Canadian Manufacturing

Growing U.S. protectionism threatens Canadian prosperity, report says

Former Statistics Canada chief economic analyst says Canada should resist any temptation to beat a similar retreat to within its own borders

October 18, 2016  by Canadian Staff

The Ambassador Bridge, which connect Detroit, Mich. and Windsor, Ont. The route is one of the most important shipping arteries in North America. PHOTO: Starley, via Wikimedia Commons

Philip Cross said rising protectionist rhetoric, particularly in the U.S. election could generate trade issues between Canada and its most important export market. PHOTO: Starley, via Wikimedia Commons

VANCOUVER—The former chief economic analyst with Statistics Canada, says rising global protectionist sentiment—particularly the anti-trade rhetoric on display in the U.S. election campaign—threatens Canada’s future economic prosperity.

Authoring a Fraser Institute study, Philip Cross said the issue is on full display with American presidential candidates Donald Trump and Hillary Clinton, but that the backlash against free trade is clear in many other regions as well.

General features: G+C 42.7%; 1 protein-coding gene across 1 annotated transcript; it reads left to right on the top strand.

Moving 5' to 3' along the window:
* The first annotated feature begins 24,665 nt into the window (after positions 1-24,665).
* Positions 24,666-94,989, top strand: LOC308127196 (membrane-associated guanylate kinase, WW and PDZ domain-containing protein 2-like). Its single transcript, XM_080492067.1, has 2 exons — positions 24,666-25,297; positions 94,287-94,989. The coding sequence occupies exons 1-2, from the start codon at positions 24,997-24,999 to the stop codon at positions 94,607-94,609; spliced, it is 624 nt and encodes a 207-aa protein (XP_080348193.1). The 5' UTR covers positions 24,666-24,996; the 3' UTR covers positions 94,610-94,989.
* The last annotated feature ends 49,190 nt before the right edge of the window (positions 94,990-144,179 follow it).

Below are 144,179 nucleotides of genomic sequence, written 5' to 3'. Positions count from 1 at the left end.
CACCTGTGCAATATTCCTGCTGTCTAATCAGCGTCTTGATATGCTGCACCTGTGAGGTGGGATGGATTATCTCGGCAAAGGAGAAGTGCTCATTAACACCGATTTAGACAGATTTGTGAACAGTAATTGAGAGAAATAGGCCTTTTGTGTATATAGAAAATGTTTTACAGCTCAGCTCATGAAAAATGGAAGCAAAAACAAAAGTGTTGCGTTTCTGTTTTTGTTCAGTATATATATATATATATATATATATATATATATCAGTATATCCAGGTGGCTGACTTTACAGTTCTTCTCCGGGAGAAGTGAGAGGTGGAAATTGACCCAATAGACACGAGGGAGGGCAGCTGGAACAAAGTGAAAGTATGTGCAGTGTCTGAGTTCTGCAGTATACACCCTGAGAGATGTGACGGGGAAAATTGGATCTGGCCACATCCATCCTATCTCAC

“There is growing opposition to the nearly four decades-long consensus regarding the benefits of trade,” Cross said in the report. He pointed to the unratified 12-nation Trans-Pacific Partnership, demonstrations in Europe and a recent Belgian government move to quash the Canada-European Union Trade Agreement (CETA).

In the U.S., Trump has threatened to tear up the North American Free Trade Agreement (NAFTA) entirely, while Clinton has said she would review the terms of two-decade old trade deal.

Related: Canada prepares to get dragged into U.S. election as Trump launches opening salvo
“Canada is a trading nation and a significant portion of the country’s prosperity is tied to our ability to trade with other countries,” Cross said.


The report notes exports accounted for 31.5 per cent of the Canadian economy in 2015, up from 25 per cent nearly three decades ago, before any free trade agreements had been signed. Unsurprisingly, the U.S. is still Canada’s largest trading partner, with some three-quarters of exports heading south of the border.

“Too many Canadians take for granted the economic benefits that freer trade has provided, until protectionist threats remind us how much we have to lose,” Cross said.

Throughout the report, Cross argues Canada should resist any temptation to withdraw to within its own borders.

So far, the year-old federal government has readily endorsed this open-market approach. In China last month, Prime Minister Justin Trudeau urged other world leaders to resist rising anti-trade sentiment while saying there are few risks of the attitude becoming pervasive within Canada.

You can access the full report here.